All nations firmly believe, for a time at least, in the possibility of a durable peace and in the effectiveness of institutions designed to bring about the peaceful solution of disputes. The failure of the League of Nations does not prevent this hope from rising anew to-day. Indeed, the human race would soon disappear if it gave way to despair. Public opinion in democratic countries is fully aware of the deadly peril with which western civilization would be faced as a result of a Nazi or Soviet triumph over the international community, and demands a better and more effective formula than that of 1919.

Of what avail would be the sacrifices made and the losses suffered if the settlement effected at the end of the present conflict were to result once again in nothing more than a twenty-year truce. For my part, I am convinced that divine Providence, having ever guided our destiny', will not fail us now and that God will inspire the nations that have taken up arms to safeguard world peace and freedom against what has been fittingly termed "the common front of barbarism."

Mr. Speaker, it is our earnest desire that Canada should exert among all other nations

rMr. Hugues Lapointe.]

a beneficent influence toward world peace and the establishment of better relations between all countries. Such influence cannot become an important force unless we introduce at home certain reforms that would make of Canada a nation united and strong, socially, economically, and politically.

That is why I have noted with satisfaction that the report on Dominion-Provincial relations in the various spheres of activity has now been submitted to this house. This document, probably the most important since Confederation, is the work of prominent men. experts in constitutional larv; may I be permitted to add that the Chairman of the Commission, Doctor Joseph Sirois, was my professor at Laval university. These men have brought to their task all of their knowledge, patriotism and experience.

In considering the recommendations contained in this report, the various governments should take into account the new conditions which have arisen in our national life.

Surely the Fathers of Confederation could not foresee the evolution which has taken place during the past 75 years, and should certain changes become necessary because of new conditions, we should not hesitate to make them.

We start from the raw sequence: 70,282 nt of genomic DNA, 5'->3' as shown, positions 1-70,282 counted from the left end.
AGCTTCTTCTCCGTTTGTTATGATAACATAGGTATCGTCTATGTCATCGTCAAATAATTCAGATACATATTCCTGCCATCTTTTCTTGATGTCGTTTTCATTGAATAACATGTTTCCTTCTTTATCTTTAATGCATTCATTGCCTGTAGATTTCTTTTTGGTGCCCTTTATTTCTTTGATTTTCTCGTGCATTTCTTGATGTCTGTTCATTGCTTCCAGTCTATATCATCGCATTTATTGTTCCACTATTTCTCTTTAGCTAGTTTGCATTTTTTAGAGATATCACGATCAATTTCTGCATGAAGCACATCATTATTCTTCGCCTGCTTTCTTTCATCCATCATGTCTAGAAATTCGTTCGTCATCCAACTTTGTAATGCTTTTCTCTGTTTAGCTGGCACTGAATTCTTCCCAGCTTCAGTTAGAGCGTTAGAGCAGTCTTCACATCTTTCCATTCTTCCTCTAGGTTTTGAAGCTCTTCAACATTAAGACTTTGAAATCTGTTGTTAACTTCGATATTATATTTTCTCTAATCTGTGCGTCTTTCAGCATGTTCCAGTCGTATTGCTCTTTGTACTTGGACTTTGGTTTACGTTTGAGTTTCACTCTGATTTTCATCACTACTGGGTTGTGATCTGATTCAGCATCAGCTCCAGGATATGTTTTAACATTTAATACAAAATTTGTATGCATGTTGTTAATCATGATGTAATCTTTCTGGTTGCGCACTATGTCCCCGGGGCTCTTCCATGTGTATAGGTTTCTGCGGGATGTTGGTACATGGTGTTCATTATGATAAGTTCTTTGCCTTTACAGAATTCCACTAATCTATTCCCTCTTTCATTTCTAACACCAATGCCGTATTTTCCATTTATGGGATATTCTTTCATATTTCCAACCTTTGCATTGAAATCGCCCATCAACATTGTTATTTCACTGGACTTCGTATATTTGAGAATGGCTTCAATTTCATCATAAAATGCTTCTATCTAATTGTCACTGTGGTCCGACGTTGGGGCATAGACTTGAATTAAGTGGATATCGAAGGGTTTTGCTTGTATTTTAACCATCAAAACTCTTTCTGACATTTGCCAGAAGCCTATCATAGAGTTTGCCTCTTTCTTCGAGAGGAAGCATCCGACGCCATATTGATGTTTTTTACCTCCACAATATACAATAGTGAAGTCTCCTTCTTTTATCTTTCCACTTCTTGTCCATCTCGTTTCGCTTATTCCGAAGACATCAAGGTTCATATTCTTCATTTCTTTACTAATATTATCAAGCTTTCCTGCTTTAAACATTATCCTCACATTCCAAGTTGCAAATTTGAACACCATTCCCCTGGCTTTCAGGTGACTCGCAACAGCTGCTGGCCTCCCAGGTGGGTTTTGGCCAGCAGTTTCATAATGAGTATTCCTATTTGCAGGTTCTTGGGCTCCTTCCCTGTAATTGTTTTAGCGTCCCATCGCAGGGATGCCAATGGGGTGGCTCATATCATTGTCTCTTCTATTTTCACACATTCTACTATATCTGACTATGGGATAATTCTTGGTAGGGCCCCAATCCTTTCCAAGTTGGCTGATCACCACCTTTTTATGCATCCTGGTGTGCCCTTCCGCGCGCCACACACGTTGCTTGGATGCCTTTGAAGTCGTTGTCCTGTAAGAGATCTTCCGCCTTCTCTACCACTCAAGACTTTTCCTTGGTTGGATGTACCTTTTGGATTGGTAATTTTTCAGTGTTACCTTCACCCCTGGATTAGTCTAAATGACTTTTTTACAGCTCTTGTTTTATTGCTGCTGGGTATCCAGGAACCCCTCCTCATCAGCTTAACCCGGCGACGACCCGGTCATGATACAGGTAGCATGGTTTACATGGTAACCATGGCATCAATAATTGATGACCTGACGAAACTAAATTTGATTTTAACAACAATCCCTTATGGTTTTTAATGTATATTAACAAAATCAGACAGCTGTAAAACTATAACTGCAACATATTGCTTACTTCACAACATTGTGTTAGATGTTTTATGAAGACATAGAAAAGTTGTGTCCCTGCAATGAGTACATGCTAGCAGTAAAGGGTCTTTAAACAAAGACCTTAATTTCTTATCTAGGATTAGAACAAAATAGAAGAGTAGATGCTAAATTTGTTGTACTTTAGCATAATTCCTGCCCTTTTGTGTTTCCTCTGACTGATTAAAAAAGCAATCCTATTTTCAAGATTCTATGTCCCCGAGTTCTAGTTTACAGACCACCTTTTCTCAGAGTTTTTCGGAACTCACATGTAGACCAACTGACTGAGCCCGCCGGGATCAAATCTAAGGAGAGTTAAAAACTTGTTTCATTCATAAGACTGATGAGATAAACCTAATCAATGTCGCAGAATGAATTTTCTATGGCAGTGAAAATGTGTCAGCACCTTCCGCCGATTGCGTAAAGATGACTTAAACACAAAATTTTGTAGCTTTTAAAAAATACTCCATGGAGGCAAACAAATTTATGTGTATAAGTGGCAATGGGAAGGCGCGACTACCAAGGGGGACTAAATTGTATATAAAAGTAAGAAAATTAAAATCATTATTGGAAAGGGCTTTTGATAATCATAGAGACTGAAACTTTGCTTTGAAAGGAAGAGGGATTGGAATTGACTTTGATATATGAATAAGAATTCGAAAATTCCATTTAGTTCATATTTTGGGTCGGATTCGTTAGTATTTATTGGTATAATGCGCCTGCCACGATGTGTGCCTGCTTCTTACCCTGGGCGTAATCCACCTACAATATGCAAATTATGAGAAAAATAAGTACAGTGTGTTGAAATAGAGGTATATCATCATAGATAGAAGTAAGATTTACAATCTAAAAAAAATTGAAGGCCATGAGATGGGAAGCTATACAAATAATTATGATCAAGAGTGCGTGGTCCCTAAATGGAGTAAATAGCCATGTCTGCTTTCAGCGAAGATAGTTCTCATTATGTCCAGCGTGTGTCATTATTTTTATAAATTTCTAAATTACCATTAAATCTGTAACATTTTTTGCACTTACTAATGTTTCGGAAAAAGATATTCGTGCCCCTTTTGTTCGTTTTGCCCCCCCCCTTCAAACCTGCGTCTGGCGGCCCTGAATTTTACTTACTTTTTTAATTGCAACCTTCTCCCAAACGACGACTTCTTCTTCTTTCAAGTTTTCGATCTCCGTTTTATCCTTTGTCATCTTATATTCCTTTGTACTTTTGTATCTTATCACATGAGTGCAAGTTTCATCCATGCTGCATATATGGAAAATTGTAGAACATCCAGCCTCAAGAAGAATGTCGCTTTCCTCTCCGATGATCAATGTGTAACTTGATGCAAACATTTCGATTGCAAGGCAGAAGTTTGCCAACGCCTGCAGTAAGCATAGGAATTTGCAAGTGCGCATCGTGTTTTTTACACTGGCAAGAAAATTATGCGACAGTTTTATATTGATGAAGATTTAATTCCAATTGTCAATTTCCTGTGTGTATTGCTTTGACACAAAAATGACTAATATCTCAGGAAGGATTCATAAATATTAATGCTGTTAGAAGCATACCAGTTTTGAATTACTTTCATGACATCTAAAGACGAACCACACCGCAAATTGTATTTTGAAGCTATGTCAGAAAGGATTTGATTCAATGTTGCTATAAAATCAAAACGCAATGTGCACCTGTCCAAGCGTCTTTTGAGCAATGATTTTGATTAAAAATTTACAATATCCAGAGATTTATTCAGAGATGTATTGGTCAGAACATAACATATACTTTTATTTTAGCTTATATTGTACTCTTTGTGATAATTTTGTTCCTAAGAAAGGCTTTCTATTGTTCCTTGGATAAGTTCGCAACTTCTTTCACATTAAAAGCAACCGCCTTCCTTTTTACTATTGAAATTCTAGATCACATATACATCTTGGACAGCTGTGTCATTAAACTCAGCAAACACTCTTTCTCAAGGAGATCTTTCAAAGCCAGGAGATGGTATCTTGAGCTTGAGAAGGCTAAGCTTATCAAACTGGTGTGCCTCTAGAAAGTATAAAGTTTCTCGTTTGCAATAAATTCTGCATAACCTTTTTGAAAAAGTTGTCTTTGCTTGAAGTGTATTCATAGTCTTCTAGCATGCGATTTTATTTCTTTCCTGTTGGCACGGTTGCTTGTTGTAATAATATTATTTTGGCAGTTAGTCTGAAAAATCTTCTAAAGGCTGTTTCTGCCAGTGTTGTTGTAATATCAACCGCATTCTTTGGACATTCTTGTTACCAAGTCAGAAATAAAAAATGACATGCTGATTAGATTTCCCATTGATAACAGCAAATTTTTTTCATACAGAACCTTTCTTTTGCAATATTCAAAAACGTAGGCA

To that end, the greatest possible degree of cooperation should exist between the Dominion and the provinces. In this sphere also there is no room for political considerations. Besides, our population will make the necessary distinctions and will not deny its support to the proper measure of reform; our people would not even lend an ear to those who, taking an easy course, set themselves up as defenders of rights and principles contested by no one and which, in fact, must remain inviolate.

I know of no greater danger for a minority in this country than to stand in the way of reforms necessitated by our social conditions and to oppose any measure deemed progressive and essential.

I could not fittingly conclude these remarks without expressing the deep satisfaction which we have felt on hearing that His Excellency Lord Athlone had been designated for the post of Governor General of Canada. Our new viceroy has had a distinguished career and his appointment is a great honour to this country'.

Lord Athlone and Her Royal Highness the Princess Alice will receive in every part of Canada a most loyal and enthusiastic welcome. Their near association with Their Majesties King George and Queen Elizabeth will draw even closer the bonds which unite us to our gracious sovereigns, whose visit to Canada last year shall ever be remembered.

The Address-Mr. Sinclair

(Text) Mr. Speaker, one of the most remarkable developments of the present war has been the joining of France and England into one nation for all military and economic purposes. Many prophecies have been made regarding the outcome of this union after the war. At the present time their imports are for the use of both nations, their monetary systems have been harmonized, custom barriers have been adjusted. In short, the whole economic life of the two nations has been coordinated for the purpose of war. The understanding between these two countries is being observed in other spheres of activity. Their literature is being fully exchanged and the teaching and learning of each other's language has increased tremendously. In short, the union between the two countries has been not only material, but also intellectual and spiritual. What the outcome of this union will be after the war, it is hard to tell. Some observers have gone so far as to prophesy the union of France and England into one nation.

At a reception given at the Sorbonne to Lord De La Warr, former president of the Board of Education' in the British government, Monsieur Albert Sarraut, Minister of Education in the government of France used these words: